What does your technology say about your organization?


Companies are constantly striving to be better with more innovation and profit. When identifying potential business issues, companies often focus on the big picture, looking at the business as a whole and slowly looking inward. In fact, starting out in the weeds with corporate technology can provide a much larger, more complete, and more detailed understanding of that larger picture.

As organizations move quickly in the wake of the pandemic and attempt digital transformation projects, with a high percentage unable to complete them, it’s crucial to understand how the decisions you’ve made with your technology will help or hinder the business. progress.

What exactly can we learn about a business from its technology?

The way teams are formed, interact and work together can have a profound impact on the final design of your product. We call it Conway’s Law – the structure of the software will inadvertently mirror the communication model of the team that built it. It can be argued that the organization of the business is the main factor to consider when designing a product.

organizational processes and architecture are intrinsically linked, that is, they influence and constrain each other. We need to keep this in mind when diagnosing any potential issues that arise and use this knowledge to gain key insights into how the business is structured, why issues arise and how we can combat them. If your engineering team is not meeting their goals, it can be helpful to assess how the team is organized and what it may mean to achieve the desired results.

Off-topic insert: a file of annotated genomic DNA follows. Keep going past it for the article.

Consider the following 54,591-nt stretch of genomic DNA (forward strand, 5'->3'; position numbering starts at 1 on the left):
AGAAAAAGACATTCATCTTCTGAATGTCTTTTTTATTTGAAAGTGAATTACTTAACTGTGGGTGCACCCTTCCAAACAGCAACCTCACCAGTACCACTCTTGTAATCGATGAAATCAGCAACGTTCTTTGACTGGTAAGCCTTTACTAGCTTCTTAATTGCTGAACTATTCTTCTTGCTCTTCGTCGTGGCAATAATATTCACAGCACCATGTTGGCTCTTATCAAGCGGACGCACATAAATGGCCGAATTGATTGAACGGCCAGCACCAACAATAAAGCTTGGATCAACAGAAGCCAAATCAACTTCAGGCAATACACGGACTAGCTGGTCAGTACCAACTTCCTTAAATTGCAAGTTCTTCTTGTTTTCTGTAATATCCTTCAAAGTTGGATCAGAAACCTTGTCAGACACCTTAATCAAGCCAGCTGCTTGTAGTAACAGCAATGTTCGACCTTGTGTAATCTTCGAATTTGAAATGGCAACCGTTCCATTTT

Monolithic architecture vs microservices

There are several different architectural structures that can be produced depending on the organization of the teams. Small, distributed teams are more likely to produce a modular architecture based on microservices. If the team is larger and is not aligned with the components of the product architecture, they will likely create a monolithic architecture. The monolithic architecture is familiar to many, as traditional computer systems or business applications are often created this way. For both types of architecture, there are key advantages and disadvantages that should be considered.

For teams that have embarked on digital transformation projects, part of the job may be to put aside legacy monolithic applications in favor of new, modern microservices. This type of design has important strengths, as it allows greater flexibility to implement changes without disruption and may allow for better scalability. However, the monolithic architecture is much easier to implement and deploy. This often makes them the best choice for developing simple and small applications and is often found in early stage start-ups. Unlike microservices, the monolithic architecture is more difficult to scale because work has to align between different teams with different goals. Poor team structure can slow down the design process and lead to greater challenges down the line.

The successful or unsuccessful deployment of a microservices architecture by an organization reveals a lot about the decisions it has made and whether there are any deep-rooted issues with the organization’s communications structure. When determining whether to break a monolith and move to a microservices architecture, it’s important to make sure that your organization’s anatomy will support the architecture you choose to pursue.